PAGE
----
Now, I know that I have been accused in the past of being very anti-Microsoft, specifically anti-Internet Explorer, and indeed, some of the criticism I level at the product may be misplaced.
For a long time, PC users were literally forced to use Internet Explorer to browse the internet. Yes, there were alternatives, but none of them ever caught on, because frankly, none of them were as good. Therefore, users of Internet Explorer were prepared to put up with the occasional problems that presented themselves, mostly because, in those days, there were still very few groups who took advantage of the flaws in the program.
However, time moved on, yet the browser didn't. And suddenly, it became a minefield. Internet Explorer came with quite literally no protection against malicious pop-ups, illegitimate programs and scripts, and you had to become an expert in recognising such programs, otherwise you would find yourself with a virus-ridden computer that both took all of your personal details and also connecting to premium rate lines without you knowing (in the dial-up era).
Whilst Microsoft tried to keep the ailing software up to date with patches and updates, the core architecture of the program seemed to change very little, continually allowing the software to be exploited. Then, in November 2004, an alternative web browser was launched that immediately began to challenge Microsoft's near-total domination: Mozilla Firefox.
Still, the new browser was not without it's flaws, and it wasn't until October 2006, when Firefox 2.0 went live that the software really came into it's own. Since then, the software has continued to eat into Microsoft's lead, with an estimated 30% of web users now using Firefox.
One of the main advantages that Firefox had over Internet Explorer was its security features. Internet Explorer's security features were well hidden, and difficult to use. Firefox attempted to correct this, by turning on more options by default, and generally making the features easier to understand and use. Integrated pop-up blockers followed, along with RSS feeds and most recently, private browsing.
The other main reasons that Firefox took off was because of it's system of themes and add-ons, allowing users to heavily customise their browser, and for software developers to release add-ons to give the browser additional features, such as mass-downloaders and script blockers. Script and pop-up blockers were especially welcomed, with two versions being at the top of the most popular add-on lists for Firefox, and they certainly make browsing a lot safer and friendlier.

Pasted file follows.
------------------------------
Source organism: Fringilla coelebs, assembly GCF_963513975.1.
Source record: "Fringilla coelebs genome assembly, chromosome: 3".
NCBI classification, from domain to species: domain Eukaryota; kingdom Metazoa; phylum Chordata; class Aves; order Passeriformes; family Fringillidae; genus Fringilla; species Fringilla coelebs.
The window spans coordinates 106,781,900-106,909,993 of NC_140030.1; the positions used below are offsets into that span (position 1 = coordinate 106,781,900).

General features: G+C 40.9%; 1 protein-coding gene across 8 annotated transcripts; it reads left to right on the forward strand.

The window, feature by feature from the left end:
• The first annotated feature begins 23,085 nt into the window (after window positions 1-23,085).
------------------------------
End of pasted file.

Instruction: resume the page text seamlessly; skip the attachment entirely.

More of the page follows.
In recent times, Firefox itself has come under pressure, both from Google, with Google Chrome, and from Microsoft, with Internet Explorer 8 and 9. Microsoft's efforts however seem doomed to failure; even if their most recent browsers have been a huge step forward, they have come under a lot of criticism for introducing features that have existed for years in browsers such as Firefox and Chrome. And then, further blighting the effort of Microsoft to win back users, are the almost consistent announcements of bugs and exploits found in Internet Explorer and Microsoft Windows, the most recent of which was announced on Monday. Whilst the bug in question was a problem with Windows rather than Internet Explorer, it did not effect people running any other web browser.
There is one other thing, that is actually quite specific to web developers such as myself. When we design our websites, we are careful to ensure that they are, to the best of our abilities, W3C compliant (ie. they should display properly on all web browsers). Therefore, one of the things we make sure we do during development and design is to view the site using a wide range of browsers, and it is always Internet Explorer that causes us problems. It actually requires us to insert extra pieces of code to get the pages to display correctly, and sometimes even that is not enough.
So, am I biased? Yes. But you've got to admit, I do have excellent reasons.